Tuesday, May 5, 2015

The Girl on the Train by Paula Hawkins

The Girl on the Train by Paula Hawkins
If you don't live in London or a similar metropolitan city, chances are you don't spend a lot of time on a train. If you are a city dweller or a commuter, you might spend quite a good portion of your life on a train, subway, bus or other form of public transportation. No matter what your opinions of public transport systems, they are a hotbed of activity. People work, have conversations, meet their future partners for the first time, write the next great novel, make important decisions or read the best books of their lives on trains… It's repetitive to ride a train to work every day and yet, while doing the same thing as a routine, you still never know what might happen. Who will sit down beside you? What delays might you experience? Or in the case of this book, what will you see?

The Girl on the Train is primarily about Rachel, who rides the train to London every day for work. She's had a rough go of things lately and uses the train as her way to escape the pain and disappointment of her own life by creating a story about the lives of the people she sees living in the houses by the tracks. Slightly obsessive and a heavy drinker, it quickly becomes evident that Rachel is an unreliable narrator and yet she is the main voice in the book. Rachel's narration alternates with the points of view of two other women in the book, each of them telling what they believe to be the true story of the people she's fantasized about while riding on the train.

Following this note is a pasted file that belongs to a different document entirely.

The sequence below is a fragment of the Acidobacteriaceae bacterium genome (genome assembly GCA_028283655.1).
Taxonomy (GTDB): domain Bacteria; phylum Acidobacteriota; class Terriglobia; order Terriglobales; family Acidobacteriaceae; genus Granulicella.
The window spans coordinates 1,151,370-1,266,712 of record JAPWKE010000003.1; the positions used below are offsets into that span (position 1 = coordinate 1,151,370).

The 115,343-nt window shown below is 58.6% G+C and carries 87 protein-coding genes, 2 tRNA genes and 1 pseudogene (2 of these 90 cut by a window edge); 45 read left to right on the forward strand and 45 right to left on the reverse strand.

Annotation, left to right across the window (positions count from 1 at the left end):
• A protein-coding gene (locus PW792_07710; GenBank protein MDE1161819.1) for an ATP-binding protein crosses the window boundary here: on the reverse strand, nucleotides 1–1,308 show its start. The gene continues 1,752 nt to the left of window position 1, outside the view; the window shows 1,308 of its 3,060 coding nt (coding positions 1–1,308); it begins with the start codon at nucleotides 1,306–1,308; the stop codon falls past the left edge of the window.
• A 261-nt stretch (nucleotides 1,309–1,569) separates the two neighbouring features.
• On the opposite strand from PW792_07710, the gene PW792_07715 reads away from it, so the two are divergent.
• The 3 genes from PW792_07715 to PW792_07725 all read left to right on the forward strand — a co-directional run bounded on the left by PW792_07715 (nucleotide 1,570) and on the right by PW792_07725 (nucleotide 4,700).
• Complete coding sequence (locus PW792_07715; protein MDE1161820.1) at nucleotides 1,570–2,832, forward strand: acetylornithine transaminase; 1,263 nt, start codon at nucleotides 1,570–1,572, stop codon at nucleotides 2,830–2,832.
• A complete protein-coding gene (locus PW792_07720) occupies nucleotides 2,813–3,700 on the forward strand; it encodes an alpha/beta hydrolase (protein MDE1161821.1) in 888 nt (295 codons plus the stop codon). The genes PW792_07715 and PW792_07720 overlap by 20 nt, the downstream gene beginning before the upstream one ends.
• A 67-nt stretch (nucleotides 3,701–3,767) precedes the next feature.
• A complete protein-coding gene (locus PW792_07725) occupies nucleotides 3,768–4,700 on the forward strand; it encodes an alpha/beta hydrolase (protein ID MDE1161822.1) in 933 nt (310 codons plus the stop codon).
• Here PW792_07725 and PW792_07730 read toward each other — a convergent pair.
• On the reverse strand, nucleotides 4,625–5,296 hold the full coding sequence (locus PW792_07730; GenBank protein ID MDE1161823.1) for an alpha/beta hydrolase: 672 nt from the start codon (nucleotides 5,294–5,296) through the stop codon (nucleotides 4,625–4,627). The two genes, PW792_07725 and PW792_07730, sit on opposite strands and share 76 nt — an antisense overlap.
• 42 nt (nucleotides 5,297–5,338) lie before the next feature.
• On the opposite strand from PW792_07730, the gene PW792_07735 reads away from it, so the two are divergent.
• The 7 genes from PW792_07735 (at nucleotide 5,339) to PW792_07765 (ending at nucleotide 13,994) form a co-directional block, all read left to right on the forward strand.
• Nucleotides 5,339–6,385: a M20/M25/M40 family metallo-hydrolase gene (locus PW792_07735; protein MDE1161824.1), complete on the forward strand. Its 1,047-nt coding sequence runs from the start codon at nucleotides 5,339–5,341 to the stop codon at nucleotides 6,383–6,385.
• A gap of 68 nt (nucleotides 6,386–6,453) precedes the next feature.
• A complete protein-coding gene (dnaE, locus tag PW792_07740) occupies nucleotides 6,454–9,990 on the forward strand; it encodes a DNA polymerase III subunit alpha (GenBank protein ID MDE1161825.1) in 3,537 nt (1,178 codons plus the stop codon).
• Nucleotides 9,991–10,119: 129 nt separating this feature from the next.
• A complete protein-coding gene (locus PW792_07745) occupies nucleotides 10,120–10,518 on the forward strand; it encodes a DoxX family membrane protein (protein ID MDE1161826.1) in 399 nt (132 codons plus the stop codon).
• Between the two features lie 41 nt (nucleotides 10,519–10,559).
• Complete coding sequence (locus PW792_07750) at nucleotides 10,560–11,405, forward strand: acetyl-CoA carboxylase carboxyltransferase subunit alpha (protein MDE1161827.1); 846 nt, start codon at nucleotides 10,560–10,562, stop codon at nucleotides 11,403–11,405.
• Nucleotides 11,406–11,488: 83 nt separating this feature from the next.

The Girl on the Train is a fast-paced, thrilling novel that grabs you and doesn't let you go until the very last word on the final page. I've heard this book be compared to Gone Girl and while I'll agree it's quite similar, it's an equally inventive tale in its own right, told in a way that I've not yet seen in literature. Debut author Paula Hawkins is a breath of fresh air, weaving an intricate web of past, present, lies and shocks, keeping you on the edge of your seat throughout the entire book. I read this book in less than 24 hours - I simply could not put it down, nor did I want to.

I definitely recommend The Girl on the Train for anyone who enjoys a good thriller. If you liked Gone Girl, you'll of course love this book. It's a quick read that will really make you think about the people you see every day when you're out for a coffee or on your way to work. Do you know them? Do they know you? Do you have friends or acquaintances in common? Are they really who they seem or is there a deeper story there? It's a creepy, interesting and swift story about what might be lying beneath the surface of the people in our lives, whether they be our closest friends or simply strangers we meet in passing. I loved The Girl on the Train and I look forward to reading more books by Paula Hawkins in the future.

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